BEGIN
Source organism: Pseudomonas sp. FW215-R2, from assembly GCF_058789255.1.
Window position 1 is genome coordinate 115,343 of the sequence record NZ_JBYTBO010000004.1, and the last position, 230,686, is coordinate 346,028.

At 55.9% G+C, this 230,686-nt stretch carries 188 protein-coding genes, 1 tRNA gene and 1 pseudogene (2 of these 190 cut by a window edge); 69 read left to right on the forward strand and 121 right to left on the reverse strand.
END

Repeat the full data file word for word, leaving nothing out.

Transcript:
Source organism: Pseudomonas sp. FW215-R2, from assembly GCF_058789255.1.
Window position 1 is genome coordinate 115,343 of the sequence record NZ_JBYTBO010000004.1, and the last position, 230,686, is coordinate 346,028.

At 55.9% G+C, this 230,686-nt stretch carries 188 protein-coding genes, 1 tRNA gene and 1 pseudogene (2 of these 190 cut by a window edge); 69 read left to right on the forward strand and 121 right to left on the reverse strand.